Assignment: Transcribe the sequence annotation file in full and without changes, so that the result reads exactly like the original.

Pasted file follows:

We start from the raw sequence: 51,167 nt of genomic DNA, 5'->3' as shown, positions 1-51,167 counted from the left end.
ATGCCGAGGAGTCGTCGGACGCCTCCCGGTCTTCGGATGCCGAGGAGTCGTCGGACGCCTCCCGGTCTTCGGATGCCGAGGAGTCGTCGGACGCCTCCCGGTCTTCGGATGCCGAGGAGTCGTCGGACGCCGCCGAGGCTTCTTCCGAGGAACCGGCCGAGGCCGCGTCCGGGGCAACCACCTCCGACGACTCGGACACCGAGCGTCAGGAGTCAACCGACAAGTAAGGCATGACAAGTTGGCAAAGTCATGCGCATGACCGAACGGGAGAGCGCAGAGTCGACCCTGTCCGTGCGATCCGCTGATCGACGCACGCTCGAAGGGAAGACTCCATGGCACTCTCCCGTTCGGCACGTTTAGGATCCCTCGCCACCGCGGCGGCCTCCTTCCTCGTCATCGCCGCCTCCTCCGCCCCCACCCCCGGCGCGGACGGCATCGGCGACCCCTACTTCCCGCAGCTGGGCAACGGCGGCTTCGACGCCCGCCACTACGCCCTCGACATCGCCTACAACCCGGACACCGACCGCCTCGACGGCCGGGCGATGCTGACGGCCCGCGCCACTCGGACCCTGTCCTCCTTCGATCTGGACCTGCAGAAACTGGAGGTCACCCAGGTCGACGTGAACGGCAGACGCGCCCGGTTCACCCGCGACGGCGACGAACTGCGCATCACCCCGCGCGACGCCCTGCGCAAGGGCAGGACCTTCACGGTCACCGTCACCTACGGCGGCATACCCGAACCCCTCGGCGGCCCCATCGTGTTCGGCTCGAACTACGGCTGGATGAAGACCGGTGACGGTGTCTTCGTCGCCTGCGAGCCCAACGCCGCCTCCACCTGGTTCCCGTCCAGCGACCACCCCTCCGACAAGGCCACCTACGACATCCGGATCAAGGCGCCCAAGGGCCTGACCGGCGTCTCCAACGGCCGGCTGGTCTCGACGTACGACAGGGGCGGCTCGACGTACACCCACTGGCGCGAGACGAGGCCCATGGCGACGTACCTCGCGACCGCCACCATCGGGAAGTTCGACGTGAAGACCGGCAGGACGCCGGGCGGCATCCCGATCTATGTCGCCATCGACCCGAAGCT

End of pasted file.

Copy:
We start from the raw sequence: 51,167 nt of genomic DNA, 5'->3' as shown, positions 1-51,167 counted from the left end.
ATGCCGAGGAGTCGTCGGACGCCTCCCGGTCTTCGGATGCCGAGGAGTCGTCGGACGCCTCCCGGTCTTCGGATGCCGAGGAGTCGTCGGACGCCTCCCGGTCTTCGGATGCCGAGGAGTCGTCGGACGCCGCCGAGGCTTCTTCCGAGGAACCGGCCGAGGCCGCGTCCGGGGCAACCACCTCCGACGACTCGGACACCGAGCGTCAGGAGTCAACCGACAAGTAAGGCATGACAAGTTGGCAAAGTCATGCGCATGACCGAACGGGAGAGCGCAGAGTCGACCCTGTCCGTGCGATCCGCTGATCGACGCACGCTCGAAGGGAAGACTCCATGGCACTCTCCCGTTCGGCACGTTTAGGATCCCTCGCCACCGCGGCGGCCTCCTTCCTCGTCATCGCCGCCTCCTCCGCCCCCACCCCCGGCGCGGACGGCATCGGCGACCCCTACTTCCCGCAGCTGGGCAACGGCGGCTTCGACGCCCGCCACTACGCCCTCGACATCGCCTACAACCCGGACACCGACCGCCTCGACGGCCGGGCGATGCTGACGGCCCGCGCCACTCGGACCCTGTCCTCCTTCGATCTGGACCTGCAGAAACTGGAGGTCACCCAGGTCGACGTGAACGGCAGACGCGCCCGGTTCACCCGCGACGGCGACGAACTGCGCATCACCCCGCGCGACGCCCTGCGCAAGGGCAGGACCTTCACGGTCACCGTCACCTACGGCGGCATACCCGAACCCCTCGGCGGCCCCATCGTGTTCGGCTCGAACTACGGCTGGATGAAGACCGGTGACGGTGTCTTCGTCGCCTGCGAGCCCAACGCCGCCTCCACCTGGTTCCCGTCCAGCGACCACCCCTCCGACAAGGCCACCTACGACATCCGGATCAAGGCGCCCAAGGGCCTGACCGGCGTCTCCAACGGCCGGCTGGTCTCGACGTACGACAGGGGCGGCTCGACGTACACCCACTGGCGCGAGACGAGGCCCATGGCGACGTACCTCGCGACCGCCACCATCGGGAAGTTCGACGTGAAGACCGGCAGGACGCCGGGCGGCATCCCGATCTATGTCGCCATCGACCCGAAGCT